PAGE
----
“I have often explained… Instead of being interruptions to the writing of my books, the [Plymouth Bible] class and the camps [Farthest Out] are the actual creators of my books.”
from, God’s Reach
Meadow Rue Merrill is a long time CFOer. She is no stranger to going “farthest out,” but what led to the writing of Meadow’s newest book Redeeming Ruth: Everything Life Takes, Love Restores, is truly a testament to creative prayer, creative living and God’s sustaining love.
Here is an excerpt from Redeeming Ruth, followed by an interview.
“That winter [after losing Ruth], the leaves on the rhododendron outside my shed curled from the cold, their fragile limbs layered with snow. The tight, unopened buds pointed sharply toward the sun, waiting for the tilting of the earth, the coming of spring, when they would bloom with radiant color. So it was with Ruth, I realized. I saw the bud, but God sees the flower. Scripture offers a glimpse—but only a glimpse—of our future splendor. Or as the apostle Paul wrote in I Corinthians 2:9, “No eye has seen, no ear has heard, no heart has imagined the glory that awaits those who love God.”
As I’d often told my children, there is nothing of value that may be lost here that will not be redeemed in heaven. Everything life takes, love restores. Everything. Broken bodies. Broken hearts. Broken dreams. No matter how painful. No matter how devastating. God can transform even our greatest sorrow into something good. We simply have to keep beating our wings, keep trusting, to discover what it will be. In the meantime, he gives us the hope to keep living.”
from Redeeming Ruth: Everything Life Takes, Love Restores, available from Hendrickson Publishers on May 1, 2017. Find it on Amazon by clicking here.
DB: When did God lead you and your family to Camps Farthest Out?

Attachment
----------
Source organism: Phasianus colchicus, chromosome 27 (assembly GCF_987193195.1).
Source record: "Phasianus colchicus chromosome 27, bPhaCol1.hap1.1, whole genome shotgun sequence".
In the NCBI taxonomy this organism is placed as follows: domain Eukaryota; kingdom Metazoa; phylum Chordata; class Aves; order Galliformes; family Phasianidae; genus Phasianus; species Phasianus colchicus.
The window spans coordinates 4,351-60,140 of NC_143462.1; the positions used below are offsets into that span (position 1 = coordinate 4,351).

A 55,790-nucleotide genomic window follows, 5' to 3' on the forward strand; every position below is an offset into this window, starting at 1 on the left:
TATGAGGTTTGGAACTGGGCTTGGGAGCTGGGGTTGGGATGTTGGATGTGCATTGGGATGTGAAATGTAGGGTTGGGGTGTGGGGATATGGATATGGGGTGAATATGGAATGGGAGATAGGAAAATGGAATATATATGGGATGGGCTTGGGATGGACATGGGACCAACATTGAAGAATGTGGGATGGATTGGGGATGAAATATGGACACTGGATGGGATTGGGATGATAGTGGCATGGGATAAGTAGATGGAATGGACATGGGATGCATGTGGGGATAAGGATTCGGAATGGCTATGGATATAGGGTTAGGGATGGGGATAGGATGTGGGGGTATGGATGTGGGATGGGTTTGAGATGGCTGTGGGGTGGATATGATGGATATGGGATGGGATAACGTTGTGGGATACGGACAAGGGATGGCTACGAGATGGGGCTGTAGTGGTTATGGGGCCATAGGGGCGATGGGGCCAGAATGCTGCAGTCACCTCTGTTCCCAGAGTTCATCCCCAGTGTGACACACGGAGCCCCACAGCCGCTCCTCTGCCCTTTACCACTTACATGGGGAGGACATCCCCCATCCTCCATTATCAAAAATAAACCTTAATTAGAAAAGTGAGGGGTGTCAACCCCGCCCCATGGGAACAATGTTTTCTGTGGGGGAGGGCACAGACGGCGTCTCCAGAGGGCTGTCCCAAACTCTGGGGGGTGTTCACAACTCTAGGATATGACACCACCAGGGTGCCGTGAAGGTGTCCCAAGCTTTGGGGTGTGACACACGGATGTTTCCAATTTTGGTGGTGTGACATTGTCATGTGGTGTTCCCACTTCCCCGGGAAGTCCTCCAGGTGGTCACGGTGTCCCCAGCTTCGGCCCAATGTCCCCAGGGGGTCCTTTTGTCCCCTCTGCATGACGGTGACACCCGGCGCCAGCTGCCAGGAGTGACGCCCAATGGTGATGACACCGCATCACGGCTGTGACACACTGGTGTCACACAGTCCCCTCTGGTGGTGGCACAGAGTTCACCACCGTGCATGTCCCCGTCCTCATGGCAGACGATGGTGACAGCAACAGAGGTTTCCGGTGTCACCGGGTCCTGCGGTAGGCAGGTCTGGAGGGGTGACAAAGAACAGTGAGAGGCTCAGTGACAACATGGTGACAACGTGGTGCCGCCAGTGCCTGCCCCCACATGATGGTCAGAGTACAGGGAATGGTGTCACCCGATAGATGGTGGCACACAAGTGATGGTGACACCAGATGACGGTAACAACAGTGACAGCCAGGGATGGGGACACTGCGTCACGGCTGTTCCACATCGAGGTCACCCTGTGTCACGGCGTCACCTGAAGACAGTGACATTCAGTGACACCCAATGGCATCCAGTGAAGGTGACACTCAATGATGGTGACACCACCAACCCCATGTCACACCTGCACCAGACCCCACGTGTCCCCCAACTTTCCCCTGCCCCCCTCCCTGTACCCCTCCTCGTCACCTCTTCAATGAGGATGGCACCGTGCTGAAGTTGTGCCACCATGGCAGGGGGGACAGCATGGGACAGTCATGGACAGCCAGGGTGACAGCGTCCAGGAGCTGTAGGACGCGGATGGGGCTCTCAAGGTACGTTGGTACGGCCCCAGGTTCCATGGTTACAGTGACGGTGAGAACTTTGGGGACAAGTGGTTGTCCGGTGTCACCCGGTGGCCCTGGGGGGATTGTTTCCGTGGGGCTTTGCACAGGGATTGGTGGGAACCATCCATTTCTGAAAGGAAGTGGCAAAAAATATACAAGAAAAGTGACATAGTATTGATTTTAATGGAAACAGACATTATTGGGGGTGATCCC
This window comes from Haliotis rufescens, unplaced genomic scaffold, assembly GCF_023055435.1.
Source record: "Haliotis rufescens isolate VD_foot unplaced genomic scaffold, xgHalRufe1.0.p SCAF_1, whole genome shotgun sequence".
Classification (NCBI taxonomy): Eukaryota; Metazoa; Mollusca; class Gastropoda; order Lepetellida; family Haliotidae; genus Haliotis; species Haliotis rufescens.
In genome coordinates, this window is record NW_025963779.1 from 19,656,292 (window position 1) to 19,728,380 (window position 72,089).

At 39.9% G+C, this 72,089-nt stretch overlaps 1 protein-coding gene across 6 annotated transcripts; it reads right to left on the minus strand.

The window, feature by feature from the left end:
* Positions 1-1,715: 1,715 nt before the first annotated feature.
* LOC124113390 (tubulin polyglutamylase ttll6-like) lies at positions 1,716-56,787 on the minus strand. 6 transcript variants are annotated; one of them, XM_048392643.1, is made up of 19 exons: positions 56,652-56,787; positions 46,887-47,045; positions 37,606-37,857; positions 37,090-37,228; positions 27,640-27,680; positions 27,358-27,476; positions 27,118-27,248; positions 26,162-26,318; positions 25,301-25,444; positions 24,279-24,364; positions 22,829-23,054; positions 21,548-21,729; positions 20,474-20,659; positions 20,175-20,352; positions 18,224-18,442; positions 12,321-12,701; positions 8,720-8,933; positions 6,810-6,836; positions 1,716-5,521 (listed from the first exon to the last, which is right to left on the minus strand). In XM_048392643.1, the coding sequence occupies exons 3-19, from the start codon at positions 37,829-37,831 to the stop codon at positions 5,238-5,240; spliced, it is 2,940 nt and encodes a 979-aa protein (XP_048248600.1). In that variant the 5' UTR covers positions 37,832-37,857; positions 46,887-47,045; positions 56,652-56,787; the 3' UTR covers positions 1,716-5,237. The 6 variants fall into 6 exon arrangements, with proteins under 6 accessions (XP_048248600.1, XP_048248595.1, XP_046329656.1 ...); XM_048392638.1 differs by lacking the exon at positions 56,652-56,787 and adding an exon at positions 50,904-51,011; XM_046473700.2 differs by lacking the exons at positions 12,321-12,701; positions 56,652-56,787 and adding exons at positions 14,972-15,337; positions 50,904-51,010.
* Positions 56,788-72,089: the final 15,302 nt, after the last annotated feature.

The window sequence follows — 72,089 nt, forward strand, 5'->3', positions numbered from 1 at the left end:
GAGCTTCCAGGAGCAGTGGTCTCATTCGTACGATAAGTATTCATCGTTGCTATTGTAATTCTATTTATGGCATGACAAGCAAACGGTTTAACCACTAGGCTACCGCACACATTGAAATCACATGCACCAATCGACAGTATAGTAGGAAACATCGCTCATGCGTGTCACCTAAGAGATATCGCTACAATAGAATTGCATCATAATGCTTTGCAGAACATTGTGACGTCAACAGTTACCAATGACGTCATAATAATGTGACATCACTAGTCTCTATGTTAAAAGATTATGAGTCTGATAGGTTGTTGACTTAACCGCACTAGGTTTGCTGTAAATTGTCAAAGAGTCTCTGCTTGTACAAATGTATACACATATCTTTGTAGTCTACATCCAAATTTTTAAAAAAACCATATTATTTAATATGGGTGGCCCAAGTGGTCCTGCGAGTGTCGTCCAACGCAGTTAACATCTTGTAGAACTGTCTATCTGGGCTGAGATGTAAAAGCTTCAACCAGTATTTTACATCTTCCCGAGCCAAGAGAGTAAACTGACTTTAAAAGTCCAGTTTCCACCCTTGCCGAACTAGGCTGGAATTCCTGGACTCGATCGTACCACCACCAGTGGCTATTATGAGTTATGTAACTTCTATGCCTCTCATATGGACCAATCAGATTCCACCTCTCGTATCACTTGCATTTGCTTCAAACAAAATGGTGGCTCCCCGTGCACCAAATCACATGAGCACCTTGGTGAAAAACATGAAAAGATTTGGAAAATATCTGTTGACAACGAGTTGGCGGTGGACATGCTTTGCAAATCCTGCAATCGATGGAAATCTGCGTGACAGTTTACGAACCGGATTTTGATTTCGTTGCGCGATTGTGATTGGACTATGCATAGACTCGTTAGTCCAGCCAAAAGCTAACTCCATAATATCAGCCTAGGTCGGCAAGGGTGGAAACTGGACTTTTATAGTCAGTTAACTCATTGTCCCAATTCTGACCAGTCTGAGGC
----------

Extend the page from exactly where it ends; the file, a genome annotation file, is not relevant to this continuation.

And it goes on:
MM: I grew up on a little farm in Oregon with my single mom, Lucy Lincoln, and my brother, Sunny. In 1978, a friend invited our family to CFO at a nearby lakeside conference center. It was there that my mom—a hippie sheep farmer—accepted Jesus, which completely changed the trajectory of our lives. Later, we attended CFO Camps in Washington and at Mount Shasta in California. During Creatives, while drawing with colored pastels beside a quiet stream, I became aware that God wanted to personally talk to me through the Holy Spirit. The Lord used these times to draw me into a deeper walk with Him. When our family moved to Maine, Mom became a regular attendee at Acadia CFO, held at the stunningly beautiful Claremont Hotel overlooking Somes Sound in Southwest Harbor, Maine. Two decades later, as a married mom with children of my own, God led my family back to CFO after the devastating loss of our 7-year-old daughter, Ruth. That rainy October night in 2011, my husband, Dana, and I drove up the Maine coast to the Claremont Hotel—not knowing anyone. The people who greeted us were so happy and friendly, I wasn’t sure what we were doing there, but God certainly knew. Through the prayer and ministry of this incredible group of generous, Holy Spirit-led Christians, God met us and began to revive our broken hearts.
DB: In what ways has God used CFO and the CFO program in your life? How does the CFO program and principles inform your spiritual life?
CFO communicated to me at a very young age that I was wholly known, accepted, and deeply loved by God. As a child, going to school and church in my brother’s hand-me-downs with a kitchen haircut, I often felt like I didn’t belong. But at CFO, I felt included and valued—chunky hair and all. Those early years nourished my life-long desire to know and serve God. When I returned to CFO as an adult, I experienced that same deep, sustaining love. The CFO program, with activities like morning meditation, prayer group, letters to God, and quiet time for prayer, develops an expectancy to hear God’s voice. It also emphasizes the importance of listening to and expressing the voice of the Holy Spirit through creativity—writing, drawing, and dance. Now, as a Christian columnist and author, I regularly seek to communicate the love of God, the life of Christ, and the leading of the Holy Spirit through my writing. I thank God for nurturing this gift through CFO and the CFO Daily Program.
DB: Please tell us about your daughter, Ruth, and how you were led to write a book about her.